Winner: Adobe Photoshop
|Adobe Creative Cloud
Overall, Affinity is the cheaper software. You only have to pay a one-time fee versus Photoshop’s subscription plan.
Affinity Photo is available for $49.99 as a one-time purchase. In Affinity’s shop, they offer supplementary brush bundles and illustration kits at an additional price. If you want the iPad version, you have to pay an additional $20.00.
Adobe Photoshop is only available via subscription. While you can get discounts as a student or teacher, the lowest base rate is $9.99/month on annual terms for the Photoshop & Lightroom bundle. If you want to cancel month-by-month, the cheapest plan is $31.49/month for just Photoshop. You do get the iPad version included in the subscription.
Affinity gives you free updates until the next version of a product. Usually, you will then get free updates for several years until they have a new big release. Meanwhile, the Adobe subscription includes the updates for life, but you must always have an active subscription.
An aggravating fact was that Adobe Photoshop used to be available as a one-time purchase from Adobe. Now, however, you can’t use Adobe Photoshop at all unless the subscription is active. In comparison, the one-time purchase of Affinity Photo makes it even more appealing. Because it’s a one-time purchase, you will always have some software version on hand even if you don’t want to pay for the newer version.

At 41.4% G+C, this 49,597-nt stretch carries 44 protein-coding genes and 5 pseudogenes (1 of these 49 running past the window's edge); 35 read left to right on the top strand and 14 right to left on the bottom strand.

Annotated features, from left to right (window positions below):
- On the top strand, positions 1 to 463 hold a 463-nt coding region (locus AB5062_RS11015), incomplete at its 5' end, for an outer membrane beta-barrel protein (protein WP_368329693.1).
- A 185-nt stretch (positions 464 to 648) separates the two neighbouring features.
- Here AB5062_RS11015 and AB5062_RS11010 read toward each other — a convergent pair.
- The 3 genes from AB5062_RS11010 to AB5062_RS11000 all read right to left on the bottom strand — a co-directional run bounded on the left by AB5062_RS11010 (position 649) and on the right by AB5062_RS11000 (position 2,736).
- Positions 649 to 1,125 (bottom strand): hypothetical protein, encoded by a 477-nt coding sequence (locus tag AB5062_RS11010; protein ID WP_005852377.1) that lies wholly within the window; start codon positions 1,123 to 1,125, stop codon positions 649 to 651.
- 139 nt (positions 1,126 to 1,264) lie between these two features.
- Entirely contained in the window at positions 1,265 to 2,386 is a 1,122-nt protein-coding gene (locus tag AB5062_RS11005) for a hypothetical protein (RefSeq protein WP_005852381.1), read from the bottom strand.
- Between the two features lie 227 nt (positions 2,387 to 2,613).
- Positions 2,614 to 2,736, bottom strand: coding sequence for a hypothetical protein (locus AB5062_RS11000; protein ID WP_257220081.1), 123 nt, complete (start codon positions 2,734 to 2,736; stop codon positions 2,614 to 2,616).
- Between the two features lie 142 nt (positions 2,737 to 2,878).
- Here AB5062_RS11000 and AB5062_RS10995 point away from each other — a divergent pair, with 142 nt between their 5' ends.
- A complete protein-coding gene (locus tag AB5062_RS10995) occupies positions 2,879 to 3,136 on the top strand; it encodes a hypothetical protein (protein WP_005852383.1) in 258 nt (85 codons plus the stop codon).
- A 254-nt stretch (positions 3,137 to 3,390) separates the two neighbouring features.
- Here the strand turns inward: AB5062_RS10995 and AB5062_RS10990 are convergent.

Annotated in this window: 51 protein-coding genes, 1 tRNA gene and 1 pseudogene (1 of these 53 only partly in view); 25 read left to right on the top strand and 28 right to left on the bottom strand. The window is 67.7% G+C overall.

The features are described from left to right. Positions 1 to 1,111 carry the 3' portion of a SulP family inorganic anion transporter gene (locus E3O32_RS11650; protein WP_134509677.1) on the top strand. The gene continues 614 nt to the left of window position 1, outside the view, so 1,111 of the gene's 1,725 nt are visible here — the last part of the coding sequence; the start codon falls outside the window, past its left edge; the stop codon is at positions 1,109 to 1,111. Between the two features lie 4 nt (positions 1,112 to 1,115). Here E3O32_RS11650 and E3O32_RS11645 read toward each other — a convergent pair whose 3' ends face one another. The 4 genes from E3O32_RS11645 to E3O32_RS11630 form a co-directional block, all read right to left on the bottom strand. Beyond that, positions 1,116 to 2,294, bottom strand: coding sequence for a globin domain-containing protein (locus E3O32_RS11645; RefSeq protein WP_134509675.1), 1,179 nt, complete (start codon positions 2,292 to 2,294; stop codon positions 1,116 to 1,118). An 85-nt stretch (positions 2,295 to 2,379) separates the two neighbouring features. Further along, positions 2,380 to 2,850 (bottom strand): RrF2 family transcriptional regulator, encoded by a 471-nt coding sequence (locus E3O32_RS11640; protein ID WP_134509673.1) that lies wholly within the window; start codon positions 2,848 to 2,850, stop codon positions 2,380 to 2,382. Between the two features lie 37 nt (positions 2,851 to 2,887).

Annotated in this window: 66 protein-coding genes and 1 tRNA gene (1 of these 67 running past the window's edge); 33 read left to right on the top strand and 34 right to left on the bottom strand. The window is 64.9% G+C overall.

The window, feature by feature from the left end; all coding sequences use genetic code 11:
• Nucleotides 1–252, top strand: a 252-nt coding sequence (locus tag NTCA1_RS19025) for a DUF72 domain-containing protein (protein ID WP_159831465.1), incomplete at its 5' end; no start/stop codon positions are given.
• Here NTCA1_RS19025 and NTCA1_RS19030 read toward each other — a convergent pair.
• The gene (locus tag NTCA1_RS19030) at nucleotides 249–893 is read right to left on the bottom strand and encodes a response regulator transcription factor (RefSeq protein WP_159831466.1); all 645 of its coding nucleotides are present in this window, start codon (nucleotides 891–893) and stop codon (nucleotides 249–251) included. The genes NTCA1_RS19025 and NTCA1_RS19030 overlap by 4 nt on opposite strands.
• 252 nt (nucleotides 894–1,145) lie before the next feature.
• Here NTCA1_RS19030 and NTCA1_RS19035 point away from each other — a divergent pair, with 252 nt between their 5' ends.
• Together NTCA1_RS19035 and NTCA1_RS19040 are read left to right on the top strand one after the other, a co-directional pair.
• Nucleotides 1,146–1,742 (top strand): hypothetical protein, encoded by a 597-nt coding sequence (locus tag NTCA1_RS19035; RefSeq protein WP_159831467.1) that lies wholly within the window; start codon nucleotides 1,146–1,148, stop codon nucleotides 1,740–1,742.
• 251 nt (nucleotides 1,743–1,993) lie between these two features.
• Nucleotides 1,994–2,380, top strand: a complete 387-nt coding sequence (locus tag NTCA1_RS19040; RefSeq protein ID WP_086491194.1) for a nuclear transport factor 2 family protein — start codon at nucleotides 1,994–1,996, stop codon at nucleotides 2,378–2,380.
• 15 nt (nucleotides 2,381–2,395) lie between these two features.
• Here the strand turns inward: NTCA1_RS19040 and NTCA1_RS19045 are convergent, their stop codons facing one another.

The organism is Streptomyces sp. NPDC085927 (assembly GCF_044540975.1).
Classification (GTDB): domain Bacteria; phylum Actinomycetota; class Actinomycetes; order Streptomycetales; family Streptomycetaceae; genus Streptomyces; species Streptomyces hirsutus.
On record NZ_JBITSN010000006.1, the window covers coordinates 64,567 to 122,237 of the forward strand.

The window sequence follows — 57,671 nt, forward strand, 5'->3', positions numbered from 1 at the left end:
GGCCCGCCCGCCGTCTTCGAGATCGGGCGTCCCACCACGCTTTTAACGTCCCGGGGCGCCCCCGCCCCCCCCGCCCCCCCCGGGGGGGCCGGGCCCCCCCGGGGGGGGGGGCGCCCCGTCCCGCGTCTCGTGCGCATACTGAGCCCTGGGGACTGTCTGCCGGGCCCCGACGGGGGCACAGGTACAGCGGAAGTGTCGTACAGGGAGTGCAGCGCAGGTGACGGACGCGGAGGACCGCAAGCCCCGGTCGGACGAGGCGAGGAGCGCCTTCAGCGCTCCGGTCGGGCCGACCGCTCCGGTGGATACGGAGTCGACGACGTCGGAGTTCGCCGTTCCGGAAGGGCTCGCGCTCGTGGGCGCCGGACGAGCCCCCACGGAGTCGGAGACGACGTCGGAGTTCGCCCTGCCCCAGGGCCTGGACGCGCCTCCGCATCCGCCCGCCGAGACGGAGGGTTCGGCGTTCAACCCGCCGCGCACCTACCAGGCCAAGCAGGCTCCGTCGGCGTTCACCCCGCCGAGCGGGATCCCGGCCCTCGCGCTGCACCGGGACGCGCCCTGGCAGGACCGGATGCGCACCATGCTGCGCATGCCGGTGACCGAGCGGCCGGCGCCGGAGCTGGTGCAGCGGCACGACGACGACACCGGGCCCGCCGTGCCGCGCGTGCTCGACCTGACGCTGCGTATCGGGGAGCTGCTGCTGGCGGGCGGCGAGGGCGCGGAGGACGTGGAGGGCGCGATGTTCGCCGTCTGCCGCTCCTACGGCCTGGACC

Overall, Adobe would get more expensive than Affinity within several months. Subscription fees add up fast. Affinity’s one-time purchase is worth it.
Winner: Affinity Photo
Overall, Adobe Photoshop is the winner in terms of longevity. Affinity doesn’t have a huge family of applications supporting it and doesn’t have as many users. Adobe Photoshop is used by over 90% of the creative community.
Adobe programs are used everywhere. Many businesses get the Adobe Creative Suite because it has such a huge range of capabilities. There are programs for video editing, animation, vector graphics, web design, to name a few, plus Photoshop, all included in the same Creative Cloud bundle. Therefore, Photoshop and many Adobe programs are a requirement in creative jobs.